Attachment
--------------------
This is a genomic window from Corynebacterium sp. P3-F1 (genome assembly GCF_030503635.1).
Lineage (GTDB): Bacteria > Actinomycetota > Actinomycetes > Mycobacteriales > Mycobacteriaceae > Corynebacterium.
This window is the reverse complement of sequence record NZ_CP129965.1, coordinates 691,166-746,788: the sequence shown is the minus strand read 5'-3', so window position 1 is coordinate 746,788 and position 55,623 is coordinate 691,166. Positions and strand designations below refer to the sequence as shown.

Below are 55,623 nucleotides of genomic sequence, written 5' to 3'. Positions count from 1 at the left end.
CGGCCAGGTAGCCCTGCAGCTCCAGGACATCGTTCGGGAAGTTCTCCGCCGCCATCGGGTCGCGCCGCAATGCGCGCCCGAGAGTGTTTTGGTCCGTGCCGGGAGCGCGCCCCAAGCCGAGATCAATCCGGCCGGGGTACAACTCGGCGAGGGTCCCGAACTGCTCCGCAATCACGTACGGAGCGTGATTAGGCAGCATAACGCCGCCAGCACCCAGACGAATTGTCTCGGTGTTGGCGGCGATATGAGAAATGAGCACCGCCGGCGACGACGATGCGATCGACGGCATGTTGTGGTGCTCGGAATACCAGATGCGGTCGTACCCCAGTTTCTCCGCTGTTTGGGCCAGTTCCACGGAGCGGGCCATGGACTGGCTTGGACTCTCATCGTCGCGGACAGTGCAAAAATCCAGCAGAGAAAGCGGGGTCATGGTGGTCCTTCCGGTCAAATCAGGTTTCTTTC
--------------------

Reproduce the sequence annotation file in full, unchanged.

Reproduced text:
This is a genomic window from Corynebacterium sp. P3-F1 (genome assembly GCF_030503635.1).
Lineage (GTDB): Bacteria > Actinomycetota > Actinomycetes > Mycobacteriales > Mycobacteriaceae > Corynebacterium.
This window is the reverse complement of sequence record NZ_CP129965.1, coordinates 691,166-746,788: the sequence shown is the minus strand read 5'-3', so window position 1 is coordinate 746,788 and position 55,623 is coordinate 691,166. Positions and strand designations below refer to the sequence as shown.

Below are 55,623 nucleotides of genomic sequence, written 5' to 3'. Positions count from 1 at the left end.
CGGCCAGGTAGCCCTGCAGCTCCAGGACATCGTTCGGGAAGTTCTCCGCCGCCATCGGGTCGCGCCGCAATGCGCGCCCGAGAGTGTTTTGGTCCGTGCCGGGAGCGCGCCCCAAGCCGAGATCAATCCGGCCGGGGTACAACTCGGCGAGGGTCCCGAACTGCTCCGCAATCACGTACGGAGCGTGATTAGGCAGCATAACGCCGCCAGCACCCAGACGAATTGTCTCGGTGTTGGCGGCGATATGAGAAATGAGCACCGCCGGCGACGACGATGCGATCGACGGCATGTTGTGGTGCTCGGAATACCAGATGCGGTCGTACCCCAGTTTCTCCGCTGTTTGGGCCAGTTCCACGGAGCGGGCCATGGACTGGCTTGGACTCTCATCGTCGCGGACAGTGCAAAAATCCAGCAGAGAAAGCGGGGTCATGGTGGTCCTTCCGGTCAAATCAGGTTTCTTTC